as models of how to deal with their debt and denounce america for higher debt and ignore the fact that a major part of that is that we are carrying their defense, let's join on cutting that. i am having a hard time reconciling my republican colleague's that it's important to cut the deficit and keep taxes the same with a decision to go into syria, with a decision to get more militarily involved earlier in iran weather the criticism of the president talking act withdrawing from afghanistan, for the criticism of the president for getting out of iraq. i do not understand how many of the republicans who are critical of the president for not spending tens and tens and perhaps hundreds of billions more on the military over the next few years than he is predicting reconcile that with the notion that we must cut the deficit. now like the chairman, i'll close by getting to the subject. we have a very important issue here. there is a debt crisis in europe that is threatening america.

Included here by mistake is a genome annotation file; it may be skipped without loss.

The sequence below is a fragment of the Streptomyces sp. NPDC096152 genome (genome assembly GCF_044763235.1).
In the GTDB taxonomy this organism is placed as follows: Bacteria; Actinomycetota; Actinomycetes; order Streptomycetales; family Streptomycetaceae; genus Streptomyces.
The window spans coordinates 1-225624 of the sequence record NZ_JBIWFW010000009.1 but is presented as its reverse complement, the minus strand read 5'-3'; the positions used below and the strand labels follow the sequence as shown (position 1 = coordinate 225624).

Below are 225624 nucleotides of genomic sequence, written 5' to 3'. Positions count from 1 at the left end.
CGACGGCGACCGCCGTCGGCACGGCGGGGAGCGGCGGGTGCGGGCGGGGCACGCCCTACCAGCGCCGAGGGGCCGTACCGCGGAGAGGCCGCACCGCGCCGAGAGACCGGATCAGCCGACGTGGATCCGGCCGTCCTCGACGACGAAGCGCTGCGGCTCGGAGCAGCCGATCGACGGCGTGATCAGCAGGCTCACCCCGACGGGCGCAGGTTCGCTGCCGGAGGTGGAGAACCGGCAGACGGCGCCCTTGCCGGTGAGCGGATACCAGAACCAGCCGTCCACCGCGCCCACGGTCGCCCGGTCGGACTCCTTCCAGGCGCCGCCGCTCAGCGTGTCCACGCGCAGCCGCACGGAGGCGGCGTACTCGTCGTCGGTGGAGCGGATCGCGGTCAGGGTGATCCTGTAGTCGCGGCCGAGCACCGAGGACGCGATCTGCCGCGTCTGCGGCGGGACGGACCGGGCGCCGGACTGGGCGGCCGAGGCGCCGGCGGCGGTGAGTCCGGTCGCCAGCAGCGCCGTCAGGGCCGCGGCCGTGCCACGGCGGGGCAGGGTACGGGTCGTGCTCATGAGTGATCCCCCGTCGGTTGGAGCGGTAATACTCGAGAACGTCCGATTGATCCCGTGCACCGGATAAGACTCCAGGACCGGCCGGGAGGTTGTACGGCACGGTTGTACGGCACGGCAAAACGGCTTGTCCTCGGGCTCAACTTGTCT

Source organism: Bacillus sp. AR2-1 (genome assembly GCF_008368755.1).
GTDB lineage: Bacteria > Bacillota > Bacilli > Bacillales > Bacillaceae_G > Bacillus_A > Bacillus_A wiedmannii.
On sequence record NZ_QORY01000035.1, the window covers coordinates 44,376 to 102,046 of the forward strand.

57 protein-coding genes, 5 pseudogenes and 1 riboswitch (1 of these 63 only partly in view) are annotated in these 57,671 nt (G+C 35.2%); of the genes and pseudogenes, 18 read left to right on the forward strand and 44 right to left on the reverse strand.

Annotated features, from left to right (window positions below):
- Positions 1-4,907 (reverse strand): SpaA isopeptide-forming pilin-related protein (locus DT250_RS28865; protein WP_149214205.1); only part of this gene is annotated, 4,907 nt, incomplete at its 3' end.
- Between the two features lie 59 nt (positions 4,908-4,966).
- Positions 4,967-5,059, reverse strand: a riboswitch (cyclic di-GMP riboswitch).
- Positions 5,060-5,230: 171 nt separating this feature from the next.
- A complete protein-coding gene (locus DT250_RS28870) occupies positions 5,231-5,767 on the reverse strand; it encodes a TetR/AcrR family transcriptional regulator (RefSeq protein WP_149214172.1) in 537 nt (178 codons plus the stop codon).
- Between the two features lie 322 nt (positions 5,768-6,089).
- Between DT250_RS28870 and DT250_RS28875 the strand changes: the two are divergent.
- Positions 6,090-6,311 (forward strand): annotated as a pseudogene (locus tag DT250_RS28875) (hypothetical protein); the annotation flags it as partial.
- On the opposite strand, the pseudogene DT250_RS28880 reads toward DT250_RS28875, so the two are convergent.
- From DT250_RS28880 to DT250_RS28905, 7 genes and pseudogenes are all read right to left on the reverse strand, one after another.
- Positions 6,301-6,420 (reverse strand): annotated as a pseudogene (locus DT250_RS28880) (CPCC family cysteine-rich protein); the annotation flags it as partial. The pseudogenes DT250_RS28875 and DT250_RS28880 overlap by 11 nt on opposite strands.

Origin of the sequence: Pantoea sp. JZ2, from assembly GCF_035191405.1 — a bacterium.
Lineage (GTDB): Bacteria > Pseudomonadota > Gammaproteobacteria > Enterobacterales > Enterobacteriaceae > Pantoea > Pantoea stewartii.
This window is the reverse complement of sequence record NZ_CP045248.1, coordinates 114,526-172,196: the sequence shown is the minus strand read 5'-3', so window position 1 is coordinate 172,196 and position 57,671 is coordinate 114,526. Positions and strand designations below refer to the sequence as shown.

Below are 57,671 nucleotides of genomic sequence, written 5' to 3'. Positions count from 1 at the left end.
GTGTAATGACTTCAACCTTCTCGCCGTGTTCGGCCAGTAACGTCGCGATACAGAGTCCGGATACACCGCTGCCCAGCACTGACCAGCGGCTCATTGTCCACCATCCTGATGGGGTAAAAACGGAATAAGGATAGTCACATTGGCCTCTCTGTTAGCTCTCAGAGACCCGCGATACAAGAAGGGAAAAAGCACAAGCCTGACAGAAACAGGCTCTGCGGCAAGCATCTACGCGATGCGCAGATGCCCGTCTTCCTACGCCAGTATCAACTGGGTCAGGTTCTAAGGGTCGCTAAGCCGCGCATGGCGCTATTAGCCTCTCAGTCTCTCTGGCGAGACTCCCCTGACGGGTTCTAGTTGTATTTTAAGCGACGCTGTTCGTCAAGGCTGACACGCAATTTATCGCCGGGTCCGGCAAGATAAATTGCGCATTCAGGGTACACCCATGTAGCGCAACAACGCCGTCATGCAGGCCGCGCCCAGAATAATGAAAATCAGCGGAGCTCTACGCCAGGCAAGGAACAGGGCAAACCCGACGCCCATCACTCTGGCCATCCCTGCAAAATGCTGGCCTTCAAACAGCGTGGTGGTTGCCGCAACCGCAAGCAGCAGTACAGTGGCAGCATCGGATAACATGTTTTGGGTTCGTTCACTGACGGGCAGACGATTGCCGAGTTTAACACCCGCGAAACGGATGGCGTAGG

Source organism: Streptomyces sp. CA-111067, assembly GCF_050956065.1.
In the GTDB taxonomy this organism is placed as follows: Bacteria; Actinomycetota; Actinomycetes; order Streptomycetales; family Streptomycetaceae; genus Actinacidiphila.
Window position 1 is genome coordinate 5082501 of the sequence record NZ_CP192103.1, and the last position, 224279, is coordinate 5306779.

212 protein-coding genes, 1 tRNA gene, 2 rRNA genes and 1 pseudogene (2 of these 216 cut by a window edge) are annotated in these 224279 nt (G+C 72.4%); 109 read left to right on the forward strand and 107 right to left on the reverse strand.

we have the best performing of the developed world economies, but it's not doing good enough. one of the major threats to that would be the crisis in europe. i support what the administration and federal reserve have done to deal with that, and that includes support for the imf. >> the chair now recognizes the chairman of the subcommittee on international monetary policy and trade for three minutes. the gentleman from california, mr. miller. >> thank you, mr. chairman. secretary, it's good to have you here today. it's been a while since we've seen you. senator bernard has been very informative and helpful to us. there's just a concern today. i know you recall when we went through our crisis that europe was very cautious in staying over there and that was an american problem. we're very cautious in that way too. the imf has been very good in giving technical advice an direction on what they should do to resolve their exposure to the european crisis, but we're concerned that it's not transported over to us. now, we understand the nexus between trade and financial service sectors that we have